Rob Lloyd: Who, Me? | Review by Steve Bennett
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Rob Lloyd: Who, Me?

Note: This review is from 2013

Review by Steve Bennett

As the online world goes loopy about Peter Capaldi becoming the 12th Doctor, it’s hard to remember a time when Whovians were pariahs, even among other geeks. But Australian comic and actor Rob Lloyd can’t forget, as his obsession consumed his life as he emerged into adulthood in the small country town of Wagga Wagga.

This very theatrical show takes the form of a trial in which we the jury must decide on whether Doctor Who ruined Lloyd’s life or shaped it, as he confesses to the extremes to which his infatuation took him: from ‘procuring’ VHS videos from hire stores across Australia (no such things as torrents in those days) to suggesting a viewing marathon might be a good first date.

Who, Me must be easy to market, with its obvious hook for fellow devotees – although there are at leasy three other Who-themed shows on the Fringe vying for their attention –  but does it hold enough interest for those who can’t tell their Sontarans from their Silurians? After all, it’s an hour they won’t get back (unless, well, you know...)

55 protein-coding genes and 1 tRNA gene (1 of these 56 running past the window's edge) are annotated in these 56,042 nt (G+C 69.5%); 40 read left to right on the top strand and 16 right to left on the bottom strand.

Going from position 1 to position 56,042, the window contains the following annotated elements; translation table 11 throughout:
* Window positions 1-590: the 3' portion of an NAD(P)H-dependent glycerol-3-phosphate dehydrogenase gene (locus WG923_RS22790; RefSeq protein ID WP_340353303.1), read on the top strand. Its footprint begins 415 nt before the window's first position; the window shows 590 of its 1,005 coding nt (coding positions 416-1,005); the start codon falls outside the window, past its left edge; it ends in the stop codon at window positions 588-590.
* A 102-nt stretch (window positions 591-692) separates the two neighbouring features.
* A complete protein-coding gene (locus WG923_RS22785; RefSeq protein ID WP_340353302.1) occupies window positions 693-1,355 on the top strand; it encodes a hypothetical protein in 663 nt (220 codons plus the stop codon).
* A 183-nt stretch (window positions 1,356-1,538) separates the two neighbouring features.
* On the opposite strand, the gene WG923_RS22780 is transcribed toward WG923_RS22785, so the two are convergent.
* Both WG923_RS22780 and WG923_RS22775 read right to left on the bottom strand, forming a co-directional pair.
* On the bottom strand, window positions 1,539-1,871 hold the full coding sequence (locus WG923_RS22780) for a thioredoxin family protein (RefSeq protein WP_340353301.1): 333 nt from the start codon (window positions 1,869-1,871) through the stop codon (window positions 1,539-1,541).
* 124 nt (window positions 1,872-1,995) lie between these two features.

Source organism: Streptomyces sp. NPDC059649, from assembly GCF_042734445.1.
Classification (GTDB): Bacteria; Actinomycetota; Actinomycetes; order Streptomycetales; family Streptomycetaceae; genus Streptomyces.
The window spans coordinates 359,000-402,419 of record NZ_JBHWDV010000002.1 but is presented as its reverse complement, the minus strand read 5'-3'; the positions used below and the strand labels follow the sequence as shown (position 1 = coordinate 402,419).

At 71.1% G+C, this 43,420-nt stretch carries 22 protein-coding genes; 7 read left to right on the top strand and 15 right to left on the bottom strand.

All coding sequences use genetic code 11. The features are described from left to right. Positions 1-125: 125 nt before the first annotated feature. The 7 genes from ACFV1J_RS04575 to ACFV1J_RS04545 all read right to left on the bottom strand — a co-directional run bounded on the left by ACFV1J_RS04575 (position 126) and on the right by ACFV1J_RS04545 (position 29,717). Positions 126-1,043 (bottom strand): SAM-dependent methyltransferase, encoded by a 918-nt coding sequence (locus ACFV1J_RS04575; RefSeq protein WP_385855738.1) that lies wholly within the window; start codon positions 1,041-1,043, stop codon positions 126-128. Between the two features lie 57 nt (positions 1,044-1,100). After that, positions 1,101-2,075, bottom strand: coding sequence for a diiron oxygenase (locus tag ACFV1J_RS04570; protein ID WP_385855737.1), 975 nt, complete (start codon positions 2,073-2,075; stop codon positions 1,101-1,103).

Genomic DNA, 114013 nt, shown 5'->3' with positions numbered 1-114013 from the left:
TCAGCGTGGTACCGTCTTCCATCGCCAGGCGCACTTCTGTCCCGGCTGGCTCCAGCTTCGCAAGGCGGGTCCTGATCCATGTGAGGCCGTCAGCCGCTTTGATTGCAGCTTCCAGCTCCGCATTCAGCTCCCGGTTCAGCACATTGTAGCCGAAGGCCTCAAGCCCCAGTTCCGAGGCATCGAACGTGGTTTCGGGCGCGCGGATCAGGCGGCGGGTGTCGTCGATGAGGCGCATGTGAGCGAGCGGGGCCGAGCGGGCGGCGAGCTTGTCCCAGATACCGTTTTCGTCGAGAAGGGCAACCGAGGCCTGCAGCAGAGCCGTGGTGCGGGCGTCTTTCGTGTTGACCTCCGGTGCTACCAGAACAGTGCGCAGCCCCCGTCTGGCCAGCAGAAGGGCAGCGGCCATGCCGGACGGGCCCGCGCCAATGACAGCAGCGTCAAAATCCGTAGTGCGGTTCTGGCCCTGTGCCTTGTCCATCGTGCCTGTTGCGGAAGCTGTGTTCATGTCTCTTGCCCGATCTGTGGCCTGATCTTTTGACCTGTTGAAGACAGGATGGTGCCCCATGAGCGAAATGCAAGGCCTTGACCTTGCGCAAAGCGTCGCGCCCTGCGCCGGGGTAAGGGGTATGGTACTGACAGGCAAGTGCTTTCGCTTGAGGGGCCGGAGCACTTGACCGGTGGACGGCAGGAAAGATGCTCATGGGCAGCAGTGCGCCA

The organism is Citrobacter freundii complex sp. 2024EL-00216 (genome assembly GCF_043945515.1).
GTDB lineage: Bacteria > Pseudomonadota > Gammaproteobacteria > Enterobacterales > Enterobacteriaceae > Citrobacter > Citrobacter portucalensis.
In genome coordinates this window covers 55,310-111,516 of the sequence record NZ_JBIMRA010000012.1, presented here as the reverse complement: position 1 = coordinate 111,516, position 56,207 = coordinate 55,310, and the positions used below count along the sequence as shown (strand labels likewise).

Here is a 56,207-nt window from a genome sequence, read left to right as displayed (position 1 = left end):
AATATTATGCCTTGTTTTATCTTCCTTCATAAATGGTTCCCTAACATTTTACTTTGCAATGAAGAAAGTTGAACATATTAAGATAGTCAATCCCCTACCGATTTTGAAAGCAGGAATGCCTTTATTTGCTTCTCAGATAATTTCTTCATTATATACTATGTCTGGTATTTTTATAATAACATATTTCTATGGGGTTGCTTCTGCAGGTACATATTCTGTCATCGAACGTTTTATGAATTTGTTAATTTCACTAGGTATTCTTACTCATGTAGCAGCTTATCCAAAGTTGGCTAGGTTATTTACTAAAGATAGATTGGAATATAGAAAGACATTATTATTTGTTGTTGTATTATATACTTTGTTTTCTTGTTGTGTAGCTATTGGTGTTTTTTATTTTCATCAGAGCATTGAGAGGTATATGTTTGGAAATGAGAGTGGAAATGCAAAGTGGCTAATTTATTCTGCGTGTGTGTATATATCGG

Lloyd certainly starts with a barrage of in-references that might alienate, for want of a better word, the lay person, especially a cheesy stand-up routine based entirely around the show. He apologies for the self-indulgence and applauds us for sitting through it, but it’s definitely one for the fans only.

Gradually, though, he pulls back and tells a story that could be about any early-adult obsession; a way of both shielding from the real world and dipping a toe into it by connecting safely with like-minded people. It’s just that Doctor Who just isn’t – or wasn’t – as acceptable as, say, football.

Toby Hadoke has, of course, previously mined the very same area with his Fringe hit Moths Ate My Doctor Who Scarf, which was both more conversational that this, and a more impassioned defence of a TV show, in which he saw parallels with his own life.

Lloyd, who tires of people telling him he looks like one of the former Doctors, instead has a more anecdotal style beneath all the theatrical gubbins, describing old friendships and sharing his tales, including several from the rough school he ended up teaching at. It’s more of a storytelling hour than out-and-out comedy, and some of the attempts to gag it up, such as describing his actions in the style of a David Attenborough wildlife documentary, are contrived.

But he’s a solid yarn-spinner and an assured performer, holding the lunchtime audience rapt, even if they are not guffawing.

Review date: 7 Aug 2013
Reviewed by: Steve Bennett

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